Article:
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Microcephaly cases rise in Brazil, link with Zika suspected


The number of confirmed and suspected cases of a serious birth defect known as microcephaly associated with the Zika virus has risen to 4,863 in Brazil, the country’s Ministry of Health says.

A total of 139 babies with the birth defect have died since the beginning of the epidemic in last October, the ministry said on Tuesday.

The number of confirmed cases of microcephaly climbed to 641 from 583 a week earlier, showing a 10-percent rise. Brazil typically reports 150 cases of microcephaly per year.

Microcephaly is an irreversible condition in which babies are born with abnormally small heads and brains and suffer damage to their cognitive and motor development.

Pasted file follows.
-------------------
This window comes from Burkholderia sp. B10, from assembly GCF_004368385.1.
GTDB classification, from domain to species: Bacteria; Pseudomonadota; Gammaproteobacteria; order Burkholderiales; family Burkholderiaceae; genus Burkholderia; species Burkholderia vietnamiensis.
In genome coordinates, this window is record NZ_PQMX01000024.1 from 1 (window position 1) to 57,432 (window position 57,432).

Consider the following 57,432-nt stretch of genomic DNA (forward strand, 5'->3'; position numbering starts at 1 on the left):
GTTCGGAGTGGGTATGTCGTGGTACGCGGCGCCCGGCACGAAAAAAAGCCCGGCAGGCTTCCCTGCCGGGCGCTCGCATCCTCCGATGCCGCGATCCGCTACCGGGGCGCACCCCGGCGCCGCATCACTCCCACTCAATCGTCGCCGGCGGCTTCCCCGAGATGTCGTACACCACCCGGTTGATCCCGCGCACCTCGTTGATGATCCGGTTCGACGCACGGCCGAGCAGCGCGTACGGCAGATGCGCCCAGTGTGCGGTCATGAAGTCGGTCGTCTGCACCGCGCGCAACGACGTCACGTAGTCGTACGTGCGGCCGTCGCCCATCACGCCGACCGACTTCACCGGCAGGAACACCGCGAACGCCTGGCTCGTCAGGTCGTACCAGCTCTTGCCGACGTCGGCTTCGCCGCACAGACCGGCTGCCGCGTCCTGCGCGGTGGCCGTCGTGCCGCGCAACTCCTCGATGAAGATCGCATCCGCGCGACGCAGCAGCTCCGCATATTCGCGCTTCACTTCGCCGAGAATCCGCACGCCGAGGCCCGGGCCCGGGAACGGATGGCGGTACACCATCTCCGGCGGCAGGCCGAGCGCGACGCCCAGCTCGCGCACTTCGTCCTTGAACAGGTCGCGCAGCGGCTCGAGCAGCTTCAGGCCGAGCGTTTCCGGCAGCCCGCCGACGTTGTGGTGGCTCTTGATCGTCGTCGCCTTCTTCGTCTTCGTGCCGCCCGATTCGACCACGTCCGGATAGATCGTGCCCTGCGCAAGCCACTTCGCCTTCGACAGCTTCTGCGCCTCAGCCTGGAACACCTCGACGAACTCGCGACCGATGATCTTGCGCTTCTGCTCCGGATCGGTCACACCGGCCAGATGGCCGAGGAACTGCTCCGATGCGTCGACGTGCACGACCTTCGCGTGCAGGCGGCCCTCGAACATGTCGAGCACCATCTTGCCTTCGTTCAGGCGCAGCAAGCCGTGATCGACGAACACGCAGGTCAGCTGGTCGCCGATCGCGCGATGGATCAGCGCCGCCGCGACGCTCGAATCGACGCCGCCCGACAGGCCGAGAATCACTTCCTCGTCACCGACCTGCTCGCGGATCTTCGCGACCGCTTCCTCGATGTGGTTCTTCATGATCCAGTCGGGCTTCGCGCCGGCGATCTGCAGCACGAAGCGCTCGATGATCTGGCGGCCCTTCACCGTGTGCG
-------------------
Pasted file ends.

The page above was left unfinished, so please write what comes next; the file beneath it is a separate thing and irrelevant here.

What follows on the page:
Health officials in Brazil consider most of the cases of babies born with unusually small heads to be related to Zika. Although the link between the virus and the birth defects has not been scientifically proven, mothers infected with Zika have been giving birth to children with microcephaly.

Zika has so far spread rapidly in over 40 countries, mostly in South America. Some 1.5 million people have been infected with the mosquito-borne virus in Brazil.

The Aedes aegypti mosquito, which carries the Zika virus, can be found in nearly 130 countries, meaning that the disease may become rapidly widespread.

The World Health Organization (WHO) has declared the rise in Zika-linked birth defects an international emergency.

Zika can cause fever, rash, joint pain, and red eyes in some people, but in most people the symptoms are undetectable or mild. There is currently no specific treatment for the disease and no way to prevent it other than avoiding mosquito bites.

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